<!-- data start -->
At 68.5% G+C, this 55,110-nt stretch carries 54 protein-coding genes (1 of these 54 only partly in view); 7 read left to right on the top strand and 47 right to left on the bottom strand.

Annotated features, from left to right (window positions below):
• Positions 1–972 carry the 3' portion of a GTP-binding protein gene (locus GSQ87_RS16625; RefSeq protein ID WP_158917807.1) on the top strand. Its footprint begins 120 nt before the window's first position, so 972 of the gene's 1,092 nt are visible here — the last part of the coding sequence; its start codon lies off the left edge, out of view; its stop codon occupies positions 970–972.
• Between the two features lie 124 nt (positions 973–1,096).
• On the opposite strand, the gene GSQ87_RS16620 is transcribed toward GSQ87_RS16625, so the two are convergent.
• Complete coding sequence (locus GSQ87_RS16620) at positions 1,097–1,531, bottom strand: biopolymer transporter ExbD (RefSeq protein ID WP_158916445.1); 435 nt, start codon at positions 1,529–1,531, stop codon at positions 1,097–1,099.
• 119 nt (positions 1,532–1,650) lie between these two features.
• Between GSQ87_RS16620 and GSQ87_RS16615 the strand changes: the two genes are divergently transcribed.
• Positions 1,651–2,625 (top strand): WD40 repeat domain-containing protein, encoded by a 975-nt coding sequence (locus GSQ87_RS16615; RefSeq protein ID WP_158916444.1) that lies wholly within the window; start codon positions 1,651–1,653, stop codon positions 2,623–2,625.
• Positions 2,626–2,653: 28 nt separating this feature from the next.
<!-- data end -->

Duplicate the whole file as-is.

At 68.5% G+C, this 55,110-nt stretch carries 54 protein-coding genes (1 of these 54 only partly in view); 7 read left to right on the top strand and 47 right to left on the bottom strand.

Annotated features, from left to right (window positions below):
• Positions 1–972 carry the 3' portion of a GTP-binding protein gene (locus GSQ87_RS16625; RefSeq protein ID WP_158917807.1) on the top strand. Its footprint begins 120 nt before the window's first position, so 972 of the gene's 1,092 nt are visible here — the last part of the coding sequence; its start codon lies off the left edge, out of view; its stop codon occupies positions 970–972.
• Between the two features lie 124 nt (positions 973–1,096).
• On the opposite strand, the gene GSQ87_RS16620 is transcribed toward GSQ87_RS16625, so the two are convergent.
• Complete coding sequence (locus GSQ87_RS16620) at positions 1,097–1,531, bottom strand: biopolymer transporter ExbD (RefSeq protein ID WP_158916445.1); 435 nt, start codon at positions 1,529–1,531, stop codon at positions 1,097–1,099.
• 119 nt (positions 1,532–1,650) lie between these two features.
• Between GSQ87_RS16620 and GSQ87_RS16615 the strand changes: the two genes are divergently transcribed.
• Positions 1,651–2,625 (top strand): WD40 repeat domain-containing protein, encoded by a 975-nt coding sequence (locus GSQ87_RS16615; RefSeq protein ID WP_158916444.1) that lies wholly within the window; start codon positions 1,651–1,653, stop codon positions 2,623–2,625.
• Positions 2,626–2,653: 28 nt separating this feature from the next.